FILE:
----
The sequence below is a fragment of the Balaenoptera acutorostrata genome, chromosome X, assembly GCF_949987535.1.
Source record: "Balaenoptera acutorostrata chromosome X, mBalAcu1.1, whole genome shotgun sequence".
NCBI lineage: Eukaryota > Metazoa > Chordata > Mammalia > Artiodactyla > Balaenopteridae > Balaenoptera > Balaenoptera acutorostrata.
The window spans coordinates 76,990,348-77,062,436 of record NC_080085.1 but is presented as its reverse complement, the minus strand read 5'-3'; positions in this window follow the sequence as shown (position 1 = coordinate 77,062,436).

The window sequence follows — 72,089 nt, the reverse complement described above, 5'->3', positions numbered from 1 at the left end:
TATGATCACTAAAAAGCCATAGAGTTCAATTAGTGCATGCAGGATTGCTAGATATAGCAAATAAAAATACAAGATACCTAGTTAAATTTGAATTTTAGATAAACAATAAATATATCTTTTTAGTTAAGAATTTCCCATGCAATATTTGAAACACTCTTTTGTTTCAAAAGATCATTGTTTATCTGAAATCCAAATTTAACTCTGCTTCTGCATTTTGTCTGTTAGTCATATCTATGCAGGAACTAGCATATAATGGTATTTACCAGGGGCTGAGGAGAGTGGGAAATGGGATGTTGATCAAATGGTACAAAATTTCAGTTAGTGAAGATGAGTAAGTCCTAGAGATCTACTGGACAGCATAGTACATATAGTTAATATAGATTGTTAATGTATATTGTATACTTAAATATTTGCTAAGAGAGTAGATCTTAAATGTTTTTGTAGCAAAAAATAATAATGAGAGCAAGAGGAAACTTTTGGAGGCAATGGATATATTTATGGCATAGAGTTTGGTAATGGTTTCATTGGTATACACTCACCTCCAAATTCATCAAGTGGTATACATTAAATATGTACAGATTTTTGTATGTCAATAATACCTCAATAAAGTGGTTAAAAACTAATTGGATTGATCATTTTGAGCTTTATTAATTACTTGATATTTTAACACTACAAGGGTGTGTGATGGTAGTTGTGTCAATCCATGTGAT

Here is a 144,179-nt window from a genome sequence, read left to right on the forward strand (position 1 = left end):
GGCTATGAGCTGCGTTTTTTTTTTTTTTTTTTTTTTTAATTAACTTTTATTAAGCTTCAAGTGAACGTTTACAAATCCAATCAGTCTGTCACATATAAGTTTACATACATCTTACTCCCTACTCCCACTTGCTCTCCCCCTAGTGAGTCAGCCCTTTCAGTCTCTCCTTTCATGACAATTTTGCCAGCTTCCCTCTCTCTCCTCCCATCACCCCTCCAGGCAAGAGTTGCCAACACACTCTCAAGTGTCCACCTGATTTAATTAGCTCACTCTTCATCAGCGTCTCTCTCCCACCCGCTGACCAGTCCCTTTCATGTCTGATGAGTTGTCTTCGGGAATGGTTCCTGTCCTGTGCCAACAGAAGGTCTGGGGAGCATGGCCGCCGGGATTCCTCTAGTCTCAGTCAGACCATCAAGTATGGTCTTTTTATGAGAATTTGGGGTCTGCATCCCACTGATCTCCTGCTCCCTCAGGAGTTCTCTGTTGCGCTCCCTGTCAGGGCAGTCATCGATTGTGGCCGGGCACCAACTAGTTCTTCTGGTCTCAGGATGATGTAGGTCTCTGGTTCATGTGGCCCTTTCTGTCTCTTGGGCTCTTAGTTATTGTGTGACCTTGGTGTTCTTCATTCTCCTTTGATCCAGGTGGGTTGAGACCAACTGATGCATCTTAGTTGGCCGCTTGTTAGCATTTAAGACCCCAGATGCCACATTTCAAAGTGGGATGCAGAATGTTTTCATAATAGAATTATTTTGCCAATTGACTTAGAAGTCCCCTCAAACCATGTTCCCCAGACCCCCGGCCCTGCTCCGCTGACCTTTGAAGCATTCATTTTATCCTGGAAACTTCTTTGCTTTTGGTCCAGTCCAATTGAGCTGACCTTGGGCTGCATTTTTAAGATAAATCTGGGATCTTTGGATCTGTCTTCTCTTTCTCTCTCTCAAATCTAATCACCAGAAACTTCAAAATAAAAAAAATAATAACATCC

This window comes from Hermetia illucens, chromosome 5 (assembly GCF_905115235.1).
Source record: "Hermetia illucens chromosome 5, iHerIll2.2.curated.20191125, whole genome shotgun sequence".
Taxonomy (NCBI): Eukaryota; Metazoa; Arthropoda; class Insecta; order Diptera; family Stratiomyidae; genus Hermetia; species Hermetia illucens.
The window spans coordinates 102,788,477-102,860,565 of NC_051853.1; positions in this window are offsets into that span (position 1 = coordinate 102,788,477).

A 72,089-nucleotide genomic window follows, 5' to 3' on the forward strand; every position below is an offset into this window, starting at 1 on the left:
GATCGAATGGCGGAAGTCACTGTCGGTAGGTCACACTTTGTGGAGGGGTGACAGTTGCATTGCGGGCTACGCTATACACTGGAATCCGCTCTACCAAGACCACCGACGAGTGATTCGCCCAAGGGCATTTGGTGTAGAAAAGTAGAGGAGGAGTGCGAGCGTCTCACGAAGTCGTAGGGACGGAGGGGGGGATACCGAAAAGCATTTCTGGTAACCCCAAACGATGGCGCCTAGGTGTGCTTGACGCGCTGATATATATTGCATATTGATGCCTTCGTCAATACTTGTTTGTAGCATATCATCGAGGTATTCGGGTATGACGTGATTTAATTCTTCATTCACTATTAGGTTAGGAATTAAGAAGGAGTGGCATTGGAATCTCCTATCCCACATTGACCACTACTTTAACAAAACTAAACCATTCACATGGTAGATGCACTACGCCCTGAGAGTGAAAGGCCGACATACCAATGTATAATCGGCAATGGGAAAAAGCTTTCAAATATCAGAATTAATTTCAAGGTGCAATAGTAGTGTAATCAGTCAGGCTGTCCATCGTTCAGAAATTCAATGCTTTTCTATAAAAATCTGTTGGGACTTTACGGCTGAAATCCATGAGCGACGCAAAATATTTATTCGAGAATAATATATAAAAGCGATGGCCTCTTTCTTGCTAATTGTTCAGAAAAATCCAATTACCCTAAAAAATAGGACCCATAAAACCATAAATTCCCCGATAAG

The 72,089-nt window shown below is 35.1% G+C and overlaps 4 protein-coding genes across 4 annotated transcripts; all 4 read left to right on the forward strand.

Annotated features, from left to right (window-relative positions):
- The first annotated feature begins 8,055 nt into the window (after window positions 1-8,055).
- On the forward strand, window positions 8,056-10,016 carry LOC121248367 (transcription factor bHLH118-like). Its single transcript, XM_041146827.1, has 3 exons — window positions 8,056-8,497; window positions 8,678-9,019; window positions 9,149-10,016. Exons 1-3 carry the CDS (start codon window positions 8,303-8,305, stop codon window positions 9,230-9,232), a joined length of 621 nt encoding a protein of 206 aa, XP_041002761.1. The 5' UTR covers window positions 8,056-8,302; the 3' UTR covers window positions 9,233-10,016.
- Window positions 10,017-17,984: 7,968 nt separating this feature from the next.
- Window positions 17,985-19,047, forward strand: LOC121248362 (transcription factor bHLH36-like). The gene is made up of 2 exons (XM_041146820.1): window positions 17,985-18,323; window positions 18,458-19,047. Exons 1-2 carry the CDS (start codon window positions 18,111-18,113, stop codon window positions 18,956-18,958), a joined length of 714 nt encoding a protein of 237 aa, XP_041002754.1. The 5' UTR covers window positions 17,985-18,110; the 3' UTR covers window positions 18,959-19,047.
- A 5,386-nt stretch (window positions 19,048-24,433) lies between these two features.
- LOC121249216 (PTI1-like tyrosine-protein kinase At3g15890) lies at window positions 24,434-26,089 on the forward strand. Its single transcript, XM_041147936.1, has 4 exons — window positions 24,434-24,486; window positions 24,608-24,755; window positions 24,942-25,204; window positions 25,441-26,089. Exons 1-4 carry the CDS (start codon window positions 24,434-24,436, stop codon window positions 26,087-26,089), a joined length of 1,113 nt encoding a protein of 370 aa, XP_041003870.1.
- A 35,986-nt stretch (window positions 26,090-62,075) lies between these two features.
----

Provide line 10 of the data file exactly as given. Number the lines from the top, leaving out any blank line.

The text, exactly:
Source record: "Hermetia illucens chromosome 5, iHerIll2.2.curated.20191125, whole genome shotgun sequence".